So you've all heard the story of the princess trapped in the castle by the big, bad dragon? Well I'm going to let you all in on a secret, not all of the damsels are in that much distress. Imagine this; you are a woman all on your own, you live in a very large castle in the middle of no where that's filled with very expensive things; and no one bothered to teach you how to use a sword before they were unthoughtful enough to pass away. How would you protect yourself? That's right, scale the castle down into an average house and you'd get a guard dog; but a dog isn't going to protect you from a horde of invading knights. However, a giant scaly reptile that can breath fire might just do the trick.
So, a dragon is the ultimate in home security but I can see that none of you have quite forgotten the knight in shining armour that is supposed to come along and rescue me; surely with a valiant man at my side willing to protect me and evidently capable of fighting I would be safe. Have any of you actually ever met a knight? I didn't think so. The last one that turned up on my doorstep looked about six foot four and three feet wide, by the time Rover had stripped him of the metal work he was five foot three and slightly resembled a scrawny chicken; it's amazing how much padding they can fit between themselves and the steel.
Some of you ladies will have been dancing and know how annoying it is to have that one irritating man that after groping your behind for the fifth time still won't comprehend the meaning of the word "no"; so you walk up to the security and smile as you watch him thrown out of the door by the hem of his underpants. Sadly, I get one of these fools turn up at the drawbridge on a daily basis, they never quite get close enough to touch my derriere but just like the touchy feely dance-room creeps they don't ever seem competent enough to follow the advice of "clear off!". I mean, I have seven "beware of the dragon" signs, four "Please just leave me alone, yours sincerely, The Princess" and even one "Ok, you've ignored every other sign, if you get any closer I will let the dragon eat you"; I'm sure they're literate enough to read... I think.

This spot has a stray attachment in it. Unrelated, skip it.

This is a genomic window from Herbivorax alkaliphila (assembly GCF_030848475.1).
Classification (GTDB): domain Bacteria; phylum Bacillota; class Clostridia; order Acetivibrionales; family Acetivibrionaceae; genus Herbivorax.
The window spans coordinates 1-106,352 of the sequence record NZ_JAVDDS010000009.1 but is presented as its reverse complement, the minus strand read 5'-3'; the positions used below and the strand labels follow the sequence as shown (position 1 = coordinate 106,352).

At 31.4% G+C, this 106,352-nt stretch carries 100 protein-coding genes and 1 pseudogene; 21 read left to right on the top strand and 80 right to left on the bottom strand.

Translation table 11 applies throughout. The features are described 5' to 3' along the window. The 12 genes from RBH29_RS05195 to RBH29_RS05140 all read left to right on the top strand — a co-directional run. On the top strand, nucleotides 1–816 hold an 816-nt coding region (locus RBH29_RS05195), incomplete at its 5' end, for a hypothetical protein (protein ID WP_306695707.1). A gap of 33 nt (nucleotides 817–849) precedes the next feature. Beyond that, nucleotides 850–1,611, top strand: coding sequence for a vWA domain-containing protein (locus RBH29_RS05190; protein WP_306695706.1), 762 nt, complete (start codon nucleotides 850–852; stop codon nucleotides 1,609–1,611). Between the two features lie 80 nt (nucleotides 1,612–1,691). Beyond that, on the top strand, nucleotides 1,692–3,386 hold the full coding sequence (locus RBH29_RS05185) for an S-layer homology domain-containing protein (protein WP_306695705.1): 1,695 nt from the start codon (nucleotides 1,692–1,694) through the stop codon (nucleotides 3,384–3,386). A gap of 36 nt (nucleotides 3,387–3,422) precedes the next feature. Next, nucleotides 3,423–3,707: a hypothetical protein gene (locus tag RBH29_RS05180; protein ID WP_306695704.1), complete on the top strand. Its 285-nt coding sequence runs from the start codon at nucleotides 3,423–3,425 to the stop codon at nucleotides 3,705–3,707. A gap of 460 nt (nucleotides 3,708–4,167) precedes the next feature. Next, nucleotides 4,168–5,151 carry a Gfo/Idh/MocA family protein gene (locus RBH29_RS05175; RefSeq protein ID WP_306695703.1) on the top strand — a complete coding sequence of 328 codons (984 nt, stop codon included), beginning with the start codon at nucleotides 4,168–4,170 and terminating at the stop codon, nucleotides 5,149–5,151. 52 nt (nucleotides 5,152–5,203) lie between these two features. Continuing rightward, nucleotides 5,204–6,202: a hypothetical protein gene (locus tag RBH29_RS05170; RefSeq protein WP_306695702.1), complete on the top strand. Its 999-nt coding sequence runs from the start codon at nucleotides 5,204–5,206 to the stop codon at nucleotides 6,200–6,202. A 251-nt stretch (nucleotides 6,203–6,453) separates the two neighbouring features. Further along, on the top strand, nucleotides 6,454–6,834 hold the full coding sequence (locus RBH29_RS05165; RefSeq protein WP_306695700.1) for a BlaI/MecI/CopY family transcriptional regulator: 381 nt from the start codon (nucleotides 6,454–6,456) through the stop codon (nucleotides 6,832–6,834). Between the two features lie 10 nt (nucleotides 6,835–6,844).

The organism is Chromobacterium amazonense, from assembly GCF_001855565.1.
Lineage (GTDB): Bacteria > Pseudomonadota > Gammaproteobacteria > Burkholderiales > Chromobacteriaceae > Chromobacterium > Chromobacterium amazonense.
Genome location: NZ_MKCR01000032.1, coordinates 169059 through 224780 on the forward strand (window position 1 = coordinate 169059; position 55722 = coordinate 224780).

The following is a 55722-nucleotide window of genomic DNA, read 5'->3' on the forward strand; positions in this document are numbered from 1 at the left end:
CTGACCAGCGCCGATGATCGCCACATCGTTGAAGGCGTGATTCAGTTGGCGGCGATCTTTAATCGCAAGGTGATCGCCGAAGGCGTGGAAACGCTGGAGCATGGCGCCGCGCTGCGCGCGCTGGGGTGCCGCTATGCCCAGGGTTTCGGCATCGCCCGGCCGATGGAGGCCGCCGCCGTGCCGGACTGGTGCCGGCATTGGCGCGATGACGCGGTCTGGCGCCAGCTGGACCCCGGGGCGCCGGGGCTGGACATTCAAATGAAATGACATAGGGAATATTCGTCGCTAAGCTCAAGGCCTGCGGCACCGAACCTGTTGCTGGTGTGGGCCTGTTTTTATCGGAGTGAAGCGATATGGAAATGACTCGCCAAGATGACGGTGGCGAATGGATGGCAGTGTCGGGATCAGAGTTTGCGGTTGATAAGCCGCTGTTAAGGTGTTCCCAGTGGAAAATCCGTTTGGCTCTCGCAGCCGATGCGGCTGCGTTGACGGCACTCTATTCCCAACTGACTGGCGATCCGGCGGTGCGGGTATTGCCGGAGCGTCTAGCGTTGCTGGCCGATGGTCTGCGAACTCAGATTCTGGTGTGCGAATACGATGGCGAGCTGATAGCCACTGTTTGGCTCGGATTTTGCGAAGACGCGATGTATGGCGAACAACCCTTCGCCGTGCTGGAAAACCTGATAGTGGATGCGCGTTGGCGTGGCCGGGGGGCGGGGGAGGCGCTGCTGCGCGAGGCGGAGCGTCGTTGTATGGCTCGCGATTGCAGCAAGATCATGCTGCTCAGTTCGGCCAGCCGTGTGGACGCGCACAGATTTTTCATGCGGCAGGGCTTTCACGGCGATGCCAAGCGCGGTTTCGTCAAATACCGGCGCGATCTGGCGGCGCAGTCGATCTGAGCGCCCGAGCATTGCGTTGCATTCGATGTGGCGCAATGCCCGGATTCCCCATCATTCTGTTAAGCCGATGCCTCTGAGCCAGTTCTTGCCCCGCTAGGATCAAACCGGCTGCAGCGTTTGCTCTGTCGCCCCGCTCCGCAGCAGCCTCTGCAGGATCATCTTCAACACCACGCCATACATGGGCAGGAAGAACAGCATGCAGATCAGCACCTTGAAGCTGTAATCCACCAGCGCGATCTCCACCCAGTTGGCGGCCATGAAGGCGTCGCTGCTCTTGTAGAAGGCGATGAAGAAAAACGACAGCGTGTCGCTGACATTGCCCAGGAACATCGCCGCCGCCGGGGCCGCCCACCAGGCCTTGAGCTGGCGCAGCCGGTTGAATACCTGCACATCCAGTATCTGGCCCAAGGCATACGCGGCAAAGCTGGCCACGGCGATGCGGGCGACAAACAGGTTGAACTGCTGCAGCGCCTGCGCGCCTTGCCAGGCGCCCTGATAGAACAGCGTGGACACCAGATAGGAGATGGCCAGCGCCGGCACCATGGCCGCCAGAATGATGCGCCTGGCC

About a year ago I did briefly date one of these silly little men who came riding up, Rover had very nearly killed him after knocking him into the moat so I decided to take pity on him and let him come in to dry himself off. He walked in, took off his steel boot and promptly tipped the watery contents all over my best get lost mat; this should have been a sign to shove him back outside, but I hadn't had a good chess partner in years (dragons are highly intelligent but struggle to hold the pieces in their claws) so I turned a blind eye to it. After defeating him for the fifteenth time, and all of them being fool's check, I decided that perhaps snakes and ladders was a more apt board game so dusted off the set I'd been given for my sixth birthday. This carried on for three days before I got utterly bored of his ignorance and fascination with my tiara, so I allowed Rover to practice his penalty shot by using the ignoramus as a football.
I rather foolishly thought that this would be the end of Sir L. Oser, I could not have been further from the mark. A day later he sent a barber shop quartet to serenade me from just outside of Rover\'s fire breathing range, for three hours I listened to them sing the first verse of Greensleeves over and over and over again. The next day I was irritated to see that they had kindly left their ale mugs behind for me to tidy up, so I decided that I would take Rover with me for a bit of a fly; when I got back I discovered that my moat was filled to the brim with red roses. I hate red roses. On Wednesday the smell of the flowers had gotten so much for me that I instructed Rover to kindly fly them over to the nearby town and deposit a bunch at the door of every house with a young female occupant, at least someone would get some pleasure out of the cliché gift.
After sending a further barber shop quartet, a string band, three dozen cuddly toys and a book on being the perfect wife and queen; Leofald finally decided to materialise again himself. This somewhat relieved me at first as I felt that I could tackle the problem head on and make him understand that it was over; it was at the point that he started quoting very badly written poetry of his own device that I asked Rover's visiting cousin Fifi (family is most important to Rover and they're always welcome in my castle) to take him back with her to her village. Last time we heard from Fifi she informed us that he was a married to a milkmaid and had settled into a life of farming under her watchful gaze.